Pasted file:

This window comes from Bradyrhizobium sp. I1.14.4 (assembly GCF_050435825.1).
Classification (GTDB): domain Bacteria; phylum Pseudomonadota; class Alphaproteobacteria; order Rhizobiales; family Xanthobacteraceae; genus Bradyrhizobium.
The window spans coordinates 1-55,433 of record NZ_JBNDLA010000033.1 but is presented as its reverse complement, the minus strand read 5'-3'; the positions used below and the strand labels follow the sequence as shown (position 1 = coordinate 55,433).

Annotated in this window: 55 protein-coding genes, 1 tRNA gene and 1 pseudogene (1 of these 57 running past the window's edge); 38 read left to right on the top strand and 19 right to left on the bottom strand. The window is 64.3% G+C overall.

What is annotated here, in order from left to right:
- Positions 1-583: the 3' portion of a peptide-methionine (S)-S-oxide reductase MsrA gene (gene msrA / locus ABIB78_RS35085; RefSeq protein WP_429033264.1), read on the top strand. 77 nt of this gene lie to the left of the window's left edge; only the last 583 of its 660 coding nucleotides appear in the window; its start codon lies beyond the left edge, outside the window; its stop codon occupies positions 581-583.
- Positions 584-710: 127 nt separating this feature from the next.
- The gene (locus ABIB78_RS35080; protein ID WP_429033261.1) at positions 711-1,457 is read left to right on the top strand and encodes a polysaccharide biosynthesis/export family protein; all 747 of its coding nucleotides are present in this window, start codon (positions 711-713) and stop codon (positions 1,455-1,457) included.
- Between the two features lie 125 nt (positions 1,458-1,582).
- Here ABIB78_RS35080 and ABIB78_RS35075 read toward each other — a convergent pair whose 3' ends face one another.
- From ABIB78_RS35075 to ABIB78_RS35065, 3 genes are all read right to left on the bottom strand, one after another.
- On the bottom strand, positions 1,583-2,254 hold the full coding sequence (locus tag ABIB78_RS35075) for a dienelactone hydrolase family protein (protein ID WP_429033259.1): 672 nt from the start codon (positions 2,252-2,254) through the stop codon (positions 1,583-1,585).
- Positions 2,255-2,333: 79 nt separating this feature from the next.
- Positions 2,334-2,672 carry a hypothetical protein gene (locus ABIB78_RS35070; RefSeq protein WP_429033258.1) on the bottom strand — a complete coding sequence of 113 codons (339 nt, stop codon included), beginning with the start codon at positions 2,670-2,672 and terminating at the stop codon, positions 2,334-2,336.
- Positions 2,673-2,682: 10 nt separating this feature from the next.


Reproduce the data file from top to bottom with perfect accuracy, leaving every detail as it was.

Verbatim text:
This window comes from Bradyrhizobium sp. I1.14.4 (assembly GCF_050435825.1).
Classification (GTDB): domain Bacteria; phylum Pseudomonadota; class Alphaproteobacteria; order Rhizobiales; family Xanthobacteraceae; genus Bradyrhizobium.
The window spans coordinates 1-55,433 of record NZ_JBNDLA010000033.1 but is presented as its reverse complement, the minus strand read 5'-3'; the positions used below and the strand labels follow the sequence as shown (position 1 = coordinate 55,433).

Annotated in this window: 55 protein-coding genes, 1 tRNA gene and 1 pseudogene (1 of these 57 running past the window's edge); 38 read left to right on the top strand and 19 right to left on the bottom strand. The window is 64.3% G+C overall.

What is annotated here, in order from left to right:
- Positions 1-583: the 3' portion of a peptide-methionine (S)-S-oxide reductase MsrA gene (gene msrA / locus ABIB78_RS35085; RefSeq protein WP_429033264.1), read on the top strand. 77 nt of this gene lie to the left of the window's left edge; only the last 583 of its 660 coding nucleotides appear in the window; its start codon lies beyond the left edge, outside the window; its stop codon occupies positions 581-583.
- Positions 584-710: 127 nt separating this feature from the next.
- The gene (locus ABIB78_RS35080; protein ID WP_429033261.1) at positions 711-1,457 is read left to right on the top strand and encodes a polysaccharide biosynthesis/export family protein; all 747 of its coding nucleotides are present in this window, start codon (positions 711-713) and stop codon (positions 1,455-1,457) included.
- Between the two features lie 125 nt (positions 1,458-1,582).
- Here ABIB78_RS35080 and ABIB78_RS35075 read toward each other — a convergent pair whose 3' ends face one another.
- From ABIB78_RS35075 to ABIB78_RS35065, 3 genes are all read right to left on the bottom strand, one after another.
- On the bottom strand, positions 1,583-2,254 hold the full coding sequence (locus tag ABIB78_RS35075) for a dienelactone hydrolase family protein (protein ID WP_429033259.1): 672 nt from the start codon (positions 2,252-2,254) through the stop codon (positions 1,583-1,585).
- Positions 2,255-2,333: 79 nt separating this feature from the next.
- Positions 2,334-2,672 carry a hypothetical protein gene (locus ABIB78_RS35070; RefSeq protein WP_429033258.1) on the bottom strand — a complete coding sequence of 113 codons (339 nt, stop codon included), beginning with the start codon at positions 2,670-2,672 and terminating at the stop codon, positions 2,334-2,336.
- Positions 2,673-2,682: 10 nt separating this feature from the next.